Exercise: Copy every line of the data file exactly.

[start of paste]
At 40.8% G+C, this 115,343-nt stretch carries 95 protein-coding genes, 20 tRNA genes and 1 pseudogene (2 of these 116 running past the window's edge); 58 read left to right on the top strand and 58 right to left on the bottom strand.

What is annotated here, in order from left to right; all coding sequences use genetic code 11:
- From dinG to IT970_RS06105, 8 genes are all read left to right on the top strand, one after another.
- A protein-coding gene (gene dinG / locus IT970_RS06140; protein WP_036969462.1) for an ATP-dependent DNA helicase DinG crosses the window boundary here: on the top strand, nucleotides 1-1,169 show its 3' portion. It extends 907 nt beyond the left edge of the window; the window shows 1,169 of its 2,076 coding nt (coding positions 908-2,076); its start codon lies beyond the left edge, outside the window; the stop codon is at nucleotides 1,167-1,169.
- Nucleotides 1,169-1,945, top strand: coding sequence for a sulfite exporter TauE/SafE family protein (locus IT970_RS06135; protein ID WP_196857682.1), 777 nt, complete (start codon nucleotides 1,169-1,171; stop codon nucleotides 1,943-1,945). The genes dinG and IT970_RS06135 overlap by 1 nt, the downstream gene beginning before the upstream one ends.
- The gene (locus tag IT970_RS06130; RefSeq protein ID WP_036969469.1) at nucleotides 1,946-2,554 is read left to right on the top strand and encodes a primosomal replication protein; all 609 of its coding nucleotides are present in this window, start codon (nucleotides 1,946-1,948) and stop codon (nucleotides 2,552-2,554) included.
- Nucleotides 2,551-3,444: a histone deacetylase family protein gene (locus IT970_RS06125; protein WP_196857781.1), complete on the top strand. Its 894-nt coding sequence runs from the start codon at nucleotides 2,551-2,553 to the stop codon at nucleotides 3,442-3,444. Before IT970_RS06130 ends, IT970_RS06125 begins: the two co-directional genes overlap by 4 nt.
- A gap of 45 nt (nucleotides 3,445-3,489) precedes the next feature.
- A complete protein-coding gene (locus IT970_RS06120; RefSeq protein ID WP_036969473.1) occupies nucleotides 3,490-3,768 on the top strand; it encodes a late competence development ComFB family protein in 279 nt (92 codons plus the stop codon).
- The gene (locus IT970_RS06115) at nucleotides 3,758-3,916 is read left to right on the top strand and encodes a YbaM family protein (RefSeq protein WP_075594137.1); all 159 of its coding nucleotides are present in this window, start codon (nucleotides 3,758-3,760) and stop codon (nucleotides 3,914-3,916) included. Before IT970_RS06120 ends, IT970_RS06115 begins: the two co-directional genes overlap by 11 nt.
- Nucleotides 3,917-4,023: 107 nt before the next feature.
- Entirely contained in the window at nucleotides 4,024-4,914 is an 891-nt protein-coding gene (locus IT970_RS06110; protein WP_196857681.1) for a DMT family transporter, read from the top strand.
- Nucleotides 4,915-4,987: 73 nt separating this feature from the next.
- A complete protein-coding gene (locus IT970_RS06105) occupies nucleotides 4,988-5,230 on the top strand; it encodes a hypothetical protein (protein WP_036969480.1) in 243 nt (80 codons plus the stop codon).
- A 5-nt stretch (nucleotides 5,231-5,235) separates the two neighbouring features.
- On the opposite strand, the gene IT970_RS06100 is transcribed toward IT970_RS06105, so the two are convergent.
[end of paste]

At 40.8% G+C, this 115,343-nt stretch carries 95 protein-coding genes, 20 tRNA genes and 1 pseudogene (2 of these 116 running past the window's edge); 58 read left to right on the top strand and 58 right to left on the bottom strand.

What is annotated here, in order from left to right; all coding sequences use genetic code 11:
- From dinG to IT970_RS06105, 8 genes are all read left to right on the top strand, one after another.
- A protein-coding gene (gene dinG / locus IT970_RS06140; protein WP_036969462.1) for an ATP-dependent DNA helicase DinG crosses the window boundary here: on the top strand, nucleotides 1-1,169 show its 3' portion. It extends 907 nt beyond the left edge of the window; the window shows 1,169 of its 2,076 coding nt (coding positions 908-2,076); its start codon lies beyond the left edge, outside the window; the stop codon is at nucleotides 1,167-1,169.
- Nucleotides 1,169-1,945, top strand: coding sequence for a sulfite exporter TauE/SafE family protein (locus IT970_RS06135; protein ID WP_196857682.1), 777 nt, complete (start codon nucleotides 1,169-1,171; stop codon nucleotides 1,943-1,945). The genes dinG and IT970_RS06135 overlap by 1 nt, the downstream gene beginning before the upstream one ends.
- The gene (locus tag IT970_RS06130; RefSeq protein ID WP_036969469.1) at nucleotides 1,946-2,554 is read left to right on the top strand and encodes a primosomal replication protein; all 609 of its coding nucleotides are present in this window, start codon (nucleotides 1,946-1,948) and stop codon (nucleotides 2,552-2,554) included.
- Nucleotides 2,551-3,444: a histone deacetylase family protein gene (locus IT970_RS06125; protein WP_196857781.1), complete on the top strand. Its 894-nt coding sequence runs from the start codon at nucleotides 2,551-2,553 to the stop codon at nucleotides 3,442-3,444. Before IT970_RS06130 ends, IT970_RS06125 begins: the two co-directional genes overlap by 4 nt.
- A gap of 45 nt (nucleotides 3,445-3,489) precedes the next feature.
- A complete protein-coding gene (locus IT970_RS06120; RefSeq protein ID WP_036969473.1) occupies nucleotides 3,490-3,768 on the top strand; it encodes a late competence development ComFB family protein in 279 nt (92 codons plus the stop codon).
- The gene (locus IT970_RS06115) at nucleotides 3,758-3,916 is read left to right on the top strand and encodes a YbaM family protein (RefSeq protein WP_075594137.1); all 159 of its coding nucleotides are present in this window, start codon (nucleotides 3,758-3,760) and stop codon (nucleotides 3,914-3,916) included. Before IT970_RS06120 ends, IT970_RS06115 begins: the two co-directional genes overlap by 11 nt.
- Nucleotides 3,917-4,023: 107 nt before the next feature.
- Entirely contained in the window at nucleotides 4,024-4,914 is an 891-nt protein-coding gene (locus IT970_RS06110; protein WP_196857681.1) for a DMT family transporter, read from the top strand.
- Nucleotides 4,915-4,987: 73 nt separating this feature from the next.
- A complete protein-coding gene (locus IT970_RS06105) occupies nucleotides 4,988-5,230 on the top strand; it encodes a hypothetical protein (protein WP_036969480.1) in 243 nt (80 codons plus the stop codon).
- A 5-nt stretch (nucleotides 5,231-5,235) separates the two neighbouring features.
- On the opposite strand, the gene IT970_RS06100 is transcribed toward IT970_RS06105, so the two are convergent.